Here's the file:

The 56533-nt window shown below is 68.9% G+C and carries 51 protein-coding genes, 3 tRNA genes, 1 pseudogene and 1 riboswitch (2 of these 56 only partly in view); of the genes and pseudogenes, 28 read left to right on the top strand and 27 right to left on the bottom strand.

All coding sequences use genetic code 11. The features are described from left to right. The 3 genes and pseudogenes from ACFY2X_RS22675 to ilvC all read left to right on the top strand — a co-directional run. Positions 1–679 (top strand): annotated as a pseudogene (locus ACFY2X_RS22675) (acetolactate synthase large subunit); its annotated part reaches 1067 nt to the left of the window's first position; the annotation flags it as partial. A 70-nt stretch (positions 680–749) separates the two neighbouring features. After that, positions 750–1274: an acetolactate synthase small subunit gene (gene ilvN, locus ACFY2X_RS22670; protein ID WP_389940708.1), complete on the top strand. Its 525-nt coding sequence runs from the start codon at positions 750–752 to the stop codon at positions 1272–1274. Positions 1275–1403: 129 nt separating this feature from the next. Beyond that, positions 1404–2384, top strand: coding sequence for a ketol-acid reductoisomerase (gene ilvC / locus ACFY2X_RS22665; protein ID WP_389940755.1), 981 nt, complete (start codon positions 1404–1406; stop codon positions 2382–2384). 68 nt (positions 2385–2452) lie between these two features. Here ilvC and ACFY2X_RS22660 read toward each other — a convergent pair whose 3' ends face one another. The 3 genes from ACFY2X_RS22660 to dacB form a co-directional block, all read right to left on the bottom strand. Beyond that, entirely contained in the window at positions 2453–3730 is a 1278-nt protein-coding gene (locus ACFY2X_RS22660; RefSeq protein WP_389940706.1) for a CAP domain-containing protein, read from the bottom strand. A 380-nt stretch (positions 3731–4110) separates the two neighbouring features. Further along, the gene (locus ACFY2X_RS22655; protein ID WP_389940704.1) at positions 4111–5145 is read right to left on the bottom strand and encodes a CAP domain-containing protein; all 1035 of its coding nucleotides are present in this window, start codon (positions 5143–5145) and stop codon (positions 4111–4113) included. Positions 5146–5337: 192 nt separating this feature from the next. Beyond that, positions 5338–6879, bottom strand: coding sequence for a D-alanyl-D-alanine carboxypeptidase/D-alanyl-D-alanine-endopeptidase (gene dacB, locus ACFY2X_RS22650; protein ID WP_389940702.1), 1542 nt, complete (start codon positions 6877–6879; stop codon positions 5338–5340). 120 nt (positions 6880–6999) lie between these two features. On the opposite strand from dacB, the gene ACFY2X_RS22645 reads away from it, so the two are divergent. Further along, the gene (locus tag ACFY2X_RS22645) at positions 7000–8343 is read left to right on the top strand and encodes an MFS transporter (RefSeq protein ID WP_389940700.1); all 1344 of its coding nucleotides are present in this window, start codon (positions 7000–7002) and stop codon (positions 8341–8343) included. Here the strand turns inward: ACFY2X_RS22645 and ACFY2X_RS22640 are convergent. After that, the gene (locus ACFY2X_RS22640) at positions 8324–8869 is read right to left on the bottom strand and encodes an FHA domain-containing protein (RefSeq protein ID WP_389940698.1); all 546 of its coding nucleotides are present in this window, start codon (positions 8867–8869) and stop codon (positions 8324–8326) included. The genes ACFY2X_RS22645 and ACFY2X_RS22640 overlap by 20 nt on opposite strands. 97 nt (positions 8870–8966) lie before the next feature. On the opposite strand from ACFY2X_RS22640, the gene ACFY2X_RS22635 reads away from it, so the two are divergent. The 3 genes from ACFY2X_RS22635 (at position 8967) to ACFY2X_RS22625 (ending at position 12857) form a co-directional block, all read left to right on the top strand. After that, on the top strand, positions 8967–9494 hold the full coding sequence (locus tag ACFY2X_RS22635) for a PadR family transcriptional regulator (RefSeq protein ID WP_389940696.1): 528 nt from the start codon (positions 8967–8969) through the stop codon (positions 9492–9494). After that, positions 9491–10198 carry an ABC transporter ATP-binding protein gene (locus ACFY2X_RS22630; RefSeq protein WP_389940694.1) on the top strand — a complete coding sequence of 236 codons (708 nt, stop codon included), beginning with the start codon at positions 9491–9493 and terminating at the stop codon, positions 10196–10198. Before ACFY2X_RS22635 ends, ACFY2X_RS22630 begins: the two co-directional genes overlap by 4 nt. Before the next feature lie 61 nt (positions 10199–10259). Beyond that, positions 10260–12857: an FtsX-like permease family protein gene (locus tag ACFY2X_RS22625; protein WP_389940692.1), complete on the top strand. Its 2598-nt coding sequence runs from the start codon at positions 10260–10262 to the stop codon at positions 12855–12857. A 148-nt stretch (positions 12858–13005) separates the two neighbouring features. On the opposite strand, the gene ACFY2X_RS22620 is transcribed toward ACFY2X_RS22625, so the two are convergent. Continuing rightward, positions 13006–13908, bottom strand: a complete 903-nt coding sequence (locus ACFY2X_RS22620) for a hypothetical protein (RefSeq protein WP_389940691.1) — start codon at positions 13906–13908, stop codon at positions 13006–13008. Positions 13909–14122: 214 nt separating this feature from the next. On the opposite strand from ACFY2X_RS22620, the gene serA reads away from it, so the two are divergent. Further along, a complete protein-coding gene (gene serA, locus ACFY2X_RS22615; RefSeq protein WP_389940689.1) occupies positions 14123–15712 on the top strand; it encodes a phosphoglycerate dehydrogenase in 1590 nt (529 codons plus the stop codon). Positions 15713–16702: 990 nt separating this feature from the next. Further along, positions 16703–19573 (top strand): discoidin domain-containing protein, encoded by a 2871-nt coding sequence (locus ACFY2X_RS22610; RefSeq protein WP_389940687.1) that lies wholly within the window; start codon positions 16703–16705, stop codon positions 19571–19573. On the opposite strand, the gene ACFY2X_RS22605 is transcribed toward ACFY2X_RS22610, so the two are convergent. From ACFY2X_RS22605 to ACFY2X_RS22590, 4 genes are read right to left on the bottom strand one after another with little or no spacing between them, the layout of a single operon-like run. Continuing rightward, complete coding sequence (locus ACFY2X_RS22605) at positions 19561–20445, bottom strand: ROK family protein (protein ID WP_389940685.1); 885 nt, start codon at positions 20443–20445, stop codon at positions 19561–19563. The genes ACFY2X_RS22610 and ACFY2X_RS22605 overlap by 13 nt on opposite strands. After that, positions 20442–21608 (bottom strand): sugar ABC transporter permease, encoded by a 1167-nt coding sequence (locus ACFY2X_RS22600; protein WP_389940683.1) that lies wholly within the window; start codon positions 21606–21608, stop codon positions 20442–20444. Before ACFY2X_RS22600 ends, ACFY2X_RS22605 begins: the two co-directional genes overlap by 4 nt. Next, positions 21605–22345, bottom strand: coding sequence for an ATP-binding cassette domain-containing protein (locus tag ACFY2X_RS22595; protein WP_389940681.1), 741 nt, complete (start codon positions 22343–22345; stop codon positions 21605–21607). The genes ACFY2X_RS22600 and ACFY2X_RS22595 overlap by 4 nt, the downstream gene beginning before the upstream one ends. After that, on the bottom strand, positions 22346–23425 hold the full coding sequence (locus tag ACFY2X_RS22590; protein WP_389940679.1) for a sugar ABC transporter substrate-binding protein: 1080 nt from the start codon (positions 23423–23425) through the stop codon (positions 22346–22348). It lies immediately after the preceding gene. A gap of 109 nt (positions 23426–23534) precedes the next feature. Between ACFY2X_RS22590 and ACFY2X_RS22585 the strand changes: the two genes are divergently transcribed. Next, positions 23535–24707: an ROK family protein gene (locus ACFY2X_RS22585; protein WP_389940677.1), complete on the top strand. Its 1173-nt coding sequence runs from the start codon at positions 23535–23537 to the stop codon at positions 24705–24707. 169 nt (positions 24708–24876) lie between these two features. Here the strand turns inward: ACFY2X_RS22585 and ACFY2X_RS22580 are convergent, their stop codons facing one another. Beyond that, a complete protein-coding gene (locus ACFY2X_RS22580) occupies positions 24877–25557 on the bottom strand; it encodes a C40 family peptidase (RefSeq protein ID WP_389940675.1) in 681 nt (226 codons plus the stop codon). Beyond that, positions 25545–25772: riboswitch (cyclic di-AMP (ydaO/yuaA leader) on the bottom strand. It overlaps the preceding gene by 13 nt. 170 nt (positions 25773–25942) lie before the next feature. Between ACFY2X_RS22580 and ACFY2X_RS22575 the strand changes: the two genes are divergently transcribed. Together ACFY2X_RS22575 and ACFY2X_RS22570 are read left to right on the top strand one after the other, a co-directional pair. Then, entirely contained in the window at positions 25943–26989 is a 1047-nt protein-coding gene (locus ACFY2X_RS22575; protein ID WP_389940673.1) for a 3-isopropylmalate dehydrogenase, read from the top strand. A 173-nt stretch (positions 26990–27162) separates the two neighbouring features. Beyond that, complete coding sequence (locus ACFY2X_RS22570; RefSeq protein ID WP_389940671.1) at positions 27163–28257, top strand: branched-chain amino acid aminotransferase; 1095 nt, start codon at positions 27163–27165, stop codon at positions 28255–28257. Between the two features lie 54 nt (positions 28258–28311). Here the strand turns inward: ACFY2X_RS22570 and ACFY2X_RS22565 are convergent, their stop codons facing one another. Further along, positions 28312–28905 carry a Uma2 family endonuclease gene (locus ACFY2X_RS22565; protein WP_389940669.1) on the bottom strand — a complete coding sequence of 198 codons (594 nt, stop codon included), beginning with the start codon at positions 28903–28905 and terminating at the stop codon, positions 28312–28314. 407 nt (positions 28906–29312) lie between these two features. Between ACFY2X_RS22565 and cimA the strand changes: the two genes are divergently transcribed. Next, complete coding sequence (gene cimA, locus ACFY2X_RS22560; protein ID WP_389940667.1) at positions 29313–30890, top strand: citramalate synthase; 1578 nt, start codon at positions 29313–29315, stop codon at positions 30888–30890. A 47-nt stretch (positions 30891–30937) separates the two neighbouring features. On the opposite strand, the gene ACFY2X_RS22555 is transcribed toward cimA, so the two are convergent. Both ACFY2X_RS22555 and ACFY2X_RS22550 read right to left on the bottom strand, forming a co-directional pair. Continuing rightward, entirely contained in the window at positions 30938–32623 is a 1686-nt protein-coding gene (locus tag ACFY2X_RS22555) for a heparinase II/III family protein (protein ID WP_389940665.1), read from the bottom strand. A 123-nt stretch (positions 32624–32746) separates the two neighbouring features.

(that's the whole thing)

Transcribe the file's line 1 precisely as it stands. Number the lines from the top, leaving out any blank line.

The 56533-nt window shown below is 68.9% G+C and carries 51 protein-coding genes, 3 tRNA genes, 1 pseudogene and 1 riboswitch (2 of these 56 only partly in view); of the genes and pseudogenes, 28 read left to right on the top strand and 27 right to left on the bottom strand.